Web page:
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Thomas Harding Junior School

Achievement Through Aspiration

Design and Technology

DT Vision.mp4

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DT Intent

In today’s continuously changing world, Design and Technology prepares pupils to think creatively encouraging pupils to make positive changes to their quality of life. Our curriculum, which is underpinned by the national curriculum, provides children with rich, broad and aspirational experiences, to motivate children to reach their full potential. We believe that high-quality DT lessons, set with a clear purpose and links across the curriculum, will inspire pupils to think independently, innovatively and develop creative, procedural and technical understanding. Our DT curriculum enables them to identify needs and opportunities and to respond by developing ideas and eventually making products and systems. The curriculum provides children with opportunities to research, represent their ideas, explore and investigate, develop their ideas, make a product/system and evaluate their work. This allows them to reflect on and evaluate present and past design and technology, its uses and its impacts. Design and technology helps all children to become discriminating and informed consumers and potential innovators. We want to encourage our pupils to become problem solvers who can work creatively on a project whether it be independently or collaboratively. With quality teaching and learning, children will achieve a greater level of life skills and understanding.


Our DT Units include the six essentials of good practice in DT:

  • User – pupils have a clear idea of who they are designing and making their products for.
  • Purpose – each product should perform a clearly defined task.
  • Functionality – pupils design and make products that function in some way to be successful.
  • Design Decisions – pupils are given the opportunities to make decisions about material selection, components and techniques.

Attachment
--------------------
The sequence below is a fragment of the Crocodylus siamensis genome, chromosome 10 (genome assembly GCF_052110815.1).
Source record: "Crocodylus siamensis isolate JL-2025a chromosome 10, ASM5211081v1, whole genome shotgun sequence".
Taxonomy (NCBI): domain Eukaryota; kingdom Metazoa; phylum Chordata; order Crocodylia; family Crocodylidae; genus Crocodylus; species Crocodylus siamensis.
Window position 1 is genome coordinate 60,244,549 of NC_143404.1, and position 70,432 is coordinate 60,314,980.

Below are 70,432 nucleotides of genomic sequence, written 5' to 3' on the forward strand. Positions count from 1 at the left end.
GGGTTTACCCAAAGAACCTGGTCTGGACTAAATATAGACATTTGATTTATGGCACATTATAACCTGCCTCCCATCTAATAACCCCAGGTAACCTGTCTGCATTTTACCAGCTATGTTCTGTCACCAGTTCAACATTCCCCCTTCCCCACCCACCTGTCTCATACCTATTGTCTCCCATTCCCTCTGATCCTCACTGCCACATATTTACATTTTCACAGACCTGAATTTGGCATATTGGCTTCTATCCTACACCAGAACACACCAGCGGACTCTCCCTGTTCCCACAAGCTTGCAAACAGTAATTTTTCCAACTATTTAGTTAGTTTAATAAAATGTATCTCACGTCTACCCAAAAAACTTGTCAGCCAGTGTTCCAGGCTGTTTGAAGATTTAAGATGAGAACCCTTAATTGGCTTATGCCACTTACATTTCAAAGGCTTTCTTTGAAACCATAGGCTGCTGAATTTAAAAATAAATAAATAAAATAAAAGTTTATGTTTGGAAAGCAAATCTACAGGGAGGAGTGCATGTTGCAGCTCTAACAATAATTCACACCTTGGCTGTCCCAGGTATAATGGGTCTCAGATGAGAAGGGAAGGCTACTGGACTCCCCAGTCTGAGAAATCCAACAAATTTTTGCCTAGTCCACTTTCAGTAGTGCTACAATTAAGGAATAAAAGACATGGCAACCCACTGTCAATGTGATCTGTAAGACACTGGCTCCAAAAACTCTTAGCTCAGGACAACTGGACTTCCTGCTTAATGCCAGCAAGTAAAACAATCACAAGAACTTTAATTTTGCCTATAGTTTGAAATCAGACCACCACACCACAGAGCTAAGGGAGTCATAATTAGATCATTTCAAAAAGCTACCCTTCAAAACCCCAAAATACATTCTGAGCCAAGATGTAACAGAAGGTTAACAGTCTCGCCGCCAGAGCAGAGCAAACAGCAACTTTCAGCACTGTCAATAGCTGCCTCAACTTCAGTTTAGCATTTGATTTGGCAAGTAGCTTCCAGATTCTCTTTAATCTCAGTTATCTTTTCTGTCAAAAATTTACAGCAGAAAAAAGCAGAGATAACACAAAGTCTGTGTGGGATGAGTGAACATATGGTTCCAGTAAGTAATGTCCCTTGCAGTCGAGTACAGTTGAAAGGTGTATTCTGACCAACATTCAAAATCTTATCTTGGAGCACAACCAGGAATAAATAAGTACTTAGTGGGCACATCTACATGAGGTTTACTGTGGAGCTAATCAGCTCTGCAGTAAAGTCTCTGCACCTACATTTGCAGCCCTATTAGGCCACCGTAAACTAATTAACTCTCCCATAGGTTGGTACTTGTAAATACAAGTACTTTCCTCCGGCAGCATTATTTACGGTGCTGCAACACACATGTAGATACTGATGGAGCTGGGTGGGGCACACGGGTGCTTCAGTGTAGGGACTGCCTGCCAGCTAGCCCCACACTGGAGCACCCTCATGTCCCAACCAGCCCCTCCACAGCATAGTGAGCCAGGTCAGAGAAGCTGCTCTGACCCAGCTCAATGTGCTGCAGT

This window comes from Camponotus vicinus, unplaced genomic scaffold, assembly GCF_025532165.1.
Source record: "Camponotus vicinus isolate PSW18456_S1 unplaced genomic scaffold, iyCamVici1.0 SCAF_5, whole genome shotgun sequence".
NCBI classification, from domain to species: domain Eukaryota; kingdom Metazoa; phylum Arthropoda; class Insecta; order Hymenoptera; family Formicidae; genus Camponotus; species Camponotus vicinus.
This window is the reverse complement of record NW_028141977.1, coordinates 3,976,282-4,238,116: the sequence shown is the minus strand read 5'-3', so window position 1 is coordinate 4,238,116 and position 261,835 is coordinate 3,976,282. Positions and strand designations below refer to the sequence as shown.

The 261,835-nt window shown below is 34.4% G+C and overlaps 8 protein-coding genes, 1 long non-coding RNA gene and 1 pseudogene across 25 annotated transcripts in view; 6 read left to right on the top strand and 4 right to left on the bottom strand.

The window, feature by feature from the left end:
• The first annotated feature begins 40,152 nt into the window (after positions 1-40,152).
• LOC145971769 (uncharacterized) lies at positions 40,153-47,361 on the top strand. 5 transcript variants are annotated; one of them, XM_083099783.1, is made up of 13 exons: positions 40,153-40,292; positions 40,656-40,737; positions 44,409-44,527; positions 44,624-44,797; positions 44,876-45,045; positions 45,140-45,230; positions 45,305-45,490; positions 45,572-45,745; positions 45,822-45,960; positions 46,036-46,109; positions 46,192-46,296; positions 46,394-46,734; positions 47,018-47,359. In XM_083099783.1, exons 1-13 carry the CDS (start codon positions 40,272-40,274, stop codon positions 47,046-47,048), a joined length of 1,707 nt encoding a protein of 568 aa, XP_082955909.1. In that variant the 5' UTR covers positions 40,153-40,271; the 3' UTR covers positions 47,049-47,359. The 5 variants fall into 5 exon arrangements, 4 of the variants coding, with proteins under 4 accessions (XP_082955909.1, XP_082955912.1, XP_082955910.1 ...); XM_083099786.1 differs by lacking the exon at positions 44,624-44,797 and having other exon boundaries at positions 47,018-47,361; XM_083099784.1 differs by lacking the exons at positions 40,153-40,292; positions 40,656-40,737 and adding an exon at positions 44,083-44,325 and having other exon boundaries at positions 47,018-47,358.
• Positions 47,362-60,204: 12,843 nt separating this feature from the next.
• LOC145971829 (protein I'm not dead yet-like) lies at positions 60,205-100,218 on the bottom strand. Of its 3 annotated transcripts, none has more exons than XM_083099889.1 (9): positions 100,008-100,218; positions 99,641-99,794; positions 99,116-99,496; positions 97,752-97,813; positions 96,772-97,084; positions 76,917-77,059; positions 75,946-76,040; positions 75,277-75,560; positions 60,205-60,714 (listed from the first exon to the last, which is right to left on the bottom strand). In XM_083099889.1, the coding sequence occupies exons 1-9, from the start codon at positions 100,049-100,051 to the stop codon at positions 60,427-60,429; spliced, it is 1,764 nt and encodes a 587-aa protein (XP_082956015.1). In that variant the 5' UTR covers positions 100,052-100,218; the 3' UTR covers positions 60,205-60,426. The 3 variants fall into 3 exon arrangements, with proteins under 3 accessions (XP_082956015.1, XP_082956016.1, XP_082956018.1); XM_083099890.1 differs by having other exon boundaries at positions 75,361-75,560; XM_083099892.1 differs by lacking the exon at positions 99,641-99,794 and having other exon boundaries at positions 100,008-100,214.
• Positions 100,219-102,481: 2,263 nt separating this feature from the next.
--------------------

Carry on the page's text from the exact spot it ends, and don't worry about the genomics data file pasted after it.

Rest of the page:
• Innovation - when designing and making, children are given some scope to be original with their thinking.
  • Authenticity - – children design and make products that are believable, real and meaningful to themselves.


The curriculum has been sequenced so that Mechanical Systems, Structures, Food, Textiles and Electrical Systems are taught at least once in LKS2 and then repeated in UKS2 building on prior learning, vocabulary and skills. Each year group will complete three of the five units, one of which will be food technology. The Programme of Study has four key strands: design, make, evaluate and apply technical knowledge. Our clear and progressive sequence of units develop learning and results in the acquisition of knowledge and skills. Children will know more, remember more and understand more.

DT brings learning to life. In DT, children are encouraged to think about important issues in our rapidly changing world, such as sustainability and enterprise. Furthermore, it is a motivating context for discovering literacy, mathematics, science, art, PSHE and ICT. By making links across the curriculum, children are able to apply their DT knowledge in other subjects embedding learning into the long-term memory. Through STEM based projects, children deepen their understanding of STEM subjects and children are exposed to the STEM world of work broadening the horizons of our children, to inspire them and help them set higher aspirations for themselves, tackling stereotypes.


DT Implementation